Blood donors, mad cow disease linked

Friday, February 6, 2004

LONDON -- British scientists studying how the human form of mad cow disease is transmitted say some people could be passing the illness through blood donations.

Although it has not been proven that the brain-wasting variant Creutzfeldt-Jakob Disease can be transmitted through transfusion, the scientists did find a case in which a blood donor and the recipient died of it.

In that case, the donor gave blood more than three years before he developed symptoms, the scientists said in their report in today's Lancet medical journal.

The researchers, led by professor Robert Will at the National CJD Surveillance Center in Edinburgh, wrote that "although the epidemic of vCJD presently seems to be in decline, a proportion of the U.K. population could be incubating vCJD and acting as blood donors."

The scientists based their study on records from United Kingdom blood services and also the national CJD surveillance unit.

The report said 48 people had been identified as having received blood from 15 donors who later developed the variant disease.

By December 2003, all but 17 of the recipients had died but vCJD was the cause of death in only one case. The disease can only be confirmed during an autopsy by examining brain tissue.

"Our findings raise the possibility that this infection was transfusion transmitted," the report says, adding that infection also "could have been due to past dietary exposure" to BSE.

Scientists already believe people can get variant CJD from eating products from cows infected with a similar illness, bovine spongiform encephalopathy -- BSE -- or mad cow disease.

Statistical analysis indicated that the odds of the man not being infected by his blood transfusion were between one in 15,000 and one in 30,000.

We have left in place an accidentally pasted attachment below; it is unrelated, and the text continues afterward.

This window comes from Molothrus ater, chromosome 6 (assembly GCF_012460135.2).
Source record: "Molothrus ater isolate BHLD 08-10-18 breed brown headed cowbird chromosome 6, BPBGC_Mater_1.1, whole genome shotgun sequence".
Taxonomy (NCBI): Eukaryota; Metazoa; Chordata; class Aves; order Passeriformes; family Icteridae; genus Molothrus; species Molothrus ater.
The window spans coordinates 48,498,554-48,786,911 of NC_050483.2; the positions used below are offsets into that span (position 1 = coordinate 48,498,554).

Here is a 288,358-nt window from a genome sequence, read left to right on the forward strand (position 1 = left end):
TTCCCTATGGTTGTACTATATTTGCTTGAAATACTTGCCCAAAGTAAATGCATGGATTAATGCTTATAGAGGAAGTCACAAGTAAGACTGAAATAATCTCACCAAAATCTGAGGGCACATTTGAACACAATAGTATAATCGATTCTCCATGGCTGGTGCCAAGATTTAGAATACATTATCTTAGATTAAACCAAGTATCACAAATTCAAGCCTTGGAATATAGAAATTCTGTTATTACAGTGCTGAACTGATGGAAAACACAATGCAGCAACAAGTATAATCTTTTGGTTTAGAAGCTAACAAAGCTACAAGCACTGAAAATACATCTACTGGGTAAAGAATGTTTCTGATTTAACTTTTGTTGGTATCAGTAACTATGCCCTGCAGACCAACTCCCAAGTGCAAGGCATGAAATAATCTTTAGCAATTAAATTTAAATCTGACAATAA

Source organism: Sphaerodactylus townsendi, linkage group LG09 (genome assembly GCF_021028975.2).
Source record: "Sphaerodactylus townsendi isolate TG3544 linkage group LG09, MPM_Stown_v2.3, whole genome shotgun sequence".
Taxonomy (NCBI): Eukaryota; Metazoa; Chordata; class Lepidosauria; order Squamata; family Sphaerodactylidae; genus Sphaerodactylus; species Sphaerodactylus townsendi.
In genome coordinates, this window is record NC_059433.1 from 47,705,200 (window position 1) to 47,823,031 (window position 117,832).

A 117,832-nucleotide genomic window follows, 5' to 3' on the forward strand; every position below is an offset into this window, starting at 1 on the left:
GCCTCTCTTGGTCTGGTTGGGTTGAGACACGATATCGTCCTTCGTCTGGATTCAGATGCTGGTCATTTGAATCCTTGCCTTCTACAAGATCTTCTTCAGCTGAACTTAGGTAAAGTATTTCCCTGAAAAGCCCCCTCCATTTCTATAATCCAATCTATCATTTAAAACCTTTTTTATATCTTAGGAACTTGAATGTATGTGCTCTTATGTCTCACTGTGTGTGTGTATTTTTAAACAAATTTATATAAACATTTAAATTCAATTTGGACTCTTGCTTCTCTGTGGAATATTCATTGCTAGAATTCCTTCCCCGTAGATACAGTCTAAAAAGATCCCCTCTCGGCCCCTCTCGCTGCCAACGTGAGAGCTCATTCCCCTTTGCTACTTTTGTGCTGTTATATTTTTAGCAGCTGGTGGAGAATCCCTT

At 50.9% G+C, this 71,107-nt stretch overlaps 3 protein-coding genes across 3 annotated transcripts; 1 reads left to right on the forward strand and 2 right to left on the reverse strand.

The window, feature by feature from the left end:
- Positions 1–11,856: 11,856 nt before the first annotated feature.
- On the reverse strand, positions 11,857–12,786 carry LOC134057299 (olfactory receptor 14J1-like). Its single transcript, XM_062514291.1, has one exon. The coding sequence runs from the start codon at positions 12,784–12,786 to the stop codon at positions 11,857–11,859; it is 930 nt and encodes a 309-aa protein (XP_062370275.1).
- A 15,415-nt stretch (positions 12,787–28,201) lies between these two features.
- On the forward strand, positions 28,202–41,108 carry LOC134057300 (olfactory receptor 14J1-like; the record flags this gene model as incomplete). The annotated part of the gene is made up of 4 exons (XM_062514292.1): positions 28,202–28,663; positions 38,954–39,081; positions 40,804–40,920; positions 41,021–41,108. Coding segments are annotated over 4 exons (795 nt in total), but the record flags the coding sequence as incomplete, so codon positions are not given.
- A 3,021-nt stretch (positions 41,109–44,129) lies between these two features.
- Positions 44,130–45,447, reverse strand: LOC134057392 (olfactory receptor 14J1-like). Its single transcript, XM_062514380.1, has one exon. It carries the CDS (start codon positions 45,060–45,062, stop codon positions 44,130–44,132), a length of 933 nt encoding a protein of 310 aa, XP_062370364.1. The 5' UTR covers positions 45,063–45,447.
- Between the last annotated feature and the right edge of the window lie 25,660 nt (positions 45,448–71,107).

In an accompanying independent commentary, Dr. Adriano Aguzzi and Dr. Markus Glatzel from the University Hospital of Zurich in Switzerland, said, "the chance that this case is not transfusion-related is very small."

"Shocking as it may be," they wrote, "the finding that vCJD can be transmitted via blood transfusion is not surprising. Stringent studies in sheep show that prion diseases" -- such as CJD -- "can be transmitted via blood, even if blood is collected in preclinical stages of prion disease."

Besides the transfusions, 20 units of plasma from people who later developed variant CJD were used to make blood products before 1998, when Britain stopped using British blood, the Lancet report said.

The scientists said that before 1998, "many thousands of individuals may have been exposed" to blood products "derived from pools containing a donation from an individual incubating vCJD."

So far, they said, no case of variant CJD has been identified as connected to exposure to such plasma products. The risks from plasma products are probably less than from transfusion, they added.

All blood products for use in operations in Britain are now based on plasma imported from the United States, where there have been no cases of human mad cow disease blamed on American beef. The human form of mad cow disease so far has claimed 143 victims in Britain and 10 elsewhere.

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